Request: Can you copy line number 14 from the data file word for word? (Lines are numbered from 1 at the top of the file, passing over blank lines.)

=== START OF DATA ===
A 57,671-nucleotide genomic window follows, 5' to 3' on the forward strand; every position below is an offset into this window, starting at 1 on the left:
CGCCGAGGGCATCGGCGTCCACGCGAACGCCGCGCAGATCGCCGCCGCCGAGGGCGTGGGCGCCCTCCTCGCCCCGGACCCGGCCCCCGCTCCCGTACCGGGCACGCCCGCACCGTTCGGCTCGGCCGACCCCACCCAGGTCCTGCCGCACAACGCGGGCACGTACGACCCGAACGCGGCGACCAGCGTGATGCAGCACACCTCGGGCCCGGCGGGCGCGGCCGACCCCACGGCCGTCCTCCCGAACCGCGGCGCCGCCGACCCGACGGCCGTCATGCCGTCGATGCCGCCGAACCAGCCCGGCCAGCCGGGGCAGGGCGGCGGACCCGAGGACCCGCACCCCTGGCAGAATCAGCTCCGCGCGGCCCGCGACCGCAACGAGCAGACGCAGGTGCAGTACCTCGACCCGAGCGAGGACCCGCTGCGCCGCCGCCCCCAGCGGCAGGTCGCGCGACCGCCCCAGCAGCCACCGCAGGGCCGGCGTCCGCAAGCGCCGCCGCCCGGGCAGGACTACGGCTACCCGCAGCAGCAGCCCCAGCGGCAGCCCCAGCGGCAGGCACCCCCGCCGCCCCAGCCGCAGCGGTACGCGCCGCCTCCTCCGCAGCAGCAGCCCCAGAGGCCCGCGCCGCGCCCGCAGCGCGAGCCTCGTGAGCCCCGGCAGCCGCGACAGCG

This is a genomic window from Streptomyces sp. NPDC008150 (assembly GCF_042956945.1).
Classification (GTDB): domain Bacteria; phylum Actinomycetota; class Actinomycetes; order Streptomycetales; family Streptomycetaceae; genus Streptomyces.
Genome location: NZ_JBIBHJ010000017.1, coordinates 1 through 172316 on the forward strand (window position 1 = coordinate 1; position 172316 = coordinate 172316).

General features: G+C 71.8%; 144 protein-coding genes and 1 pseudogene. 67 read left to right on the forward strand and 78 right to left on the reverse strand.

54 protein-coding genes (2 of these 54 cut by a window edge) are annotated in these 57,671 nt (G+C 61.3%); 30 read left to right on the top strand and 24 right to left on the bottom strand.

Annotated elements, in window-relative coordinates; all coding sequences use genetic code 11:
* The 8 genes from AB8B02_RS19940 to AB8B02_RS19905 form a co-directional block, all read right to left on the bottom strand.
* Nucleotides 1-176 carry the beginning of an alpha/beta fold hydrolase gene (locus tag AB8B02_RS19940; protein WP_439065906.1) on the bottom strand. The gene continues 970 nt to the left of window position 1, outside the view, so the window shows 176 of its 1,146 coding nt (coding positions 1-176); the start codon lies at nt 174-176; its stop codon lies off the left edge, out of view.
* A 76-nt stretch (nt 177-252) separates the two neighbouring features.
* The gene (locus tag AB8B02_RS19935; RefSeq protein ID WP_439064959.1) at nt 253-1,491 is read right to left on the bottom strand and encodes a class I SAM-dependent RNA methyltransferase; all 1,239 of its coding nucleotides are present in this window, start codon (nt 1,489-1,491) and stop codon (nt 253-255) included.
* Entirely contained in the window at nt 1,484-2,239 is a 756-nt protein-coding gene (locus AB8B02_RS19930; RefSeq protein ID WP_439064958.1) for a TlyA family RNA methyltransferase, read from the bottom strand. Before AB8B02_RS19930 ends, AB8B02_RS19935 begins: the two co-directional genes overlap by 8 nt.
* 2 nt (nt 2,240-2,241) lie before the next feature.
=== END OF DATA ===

* 2 nt (nt 2,240-2,241) lie before the next feature.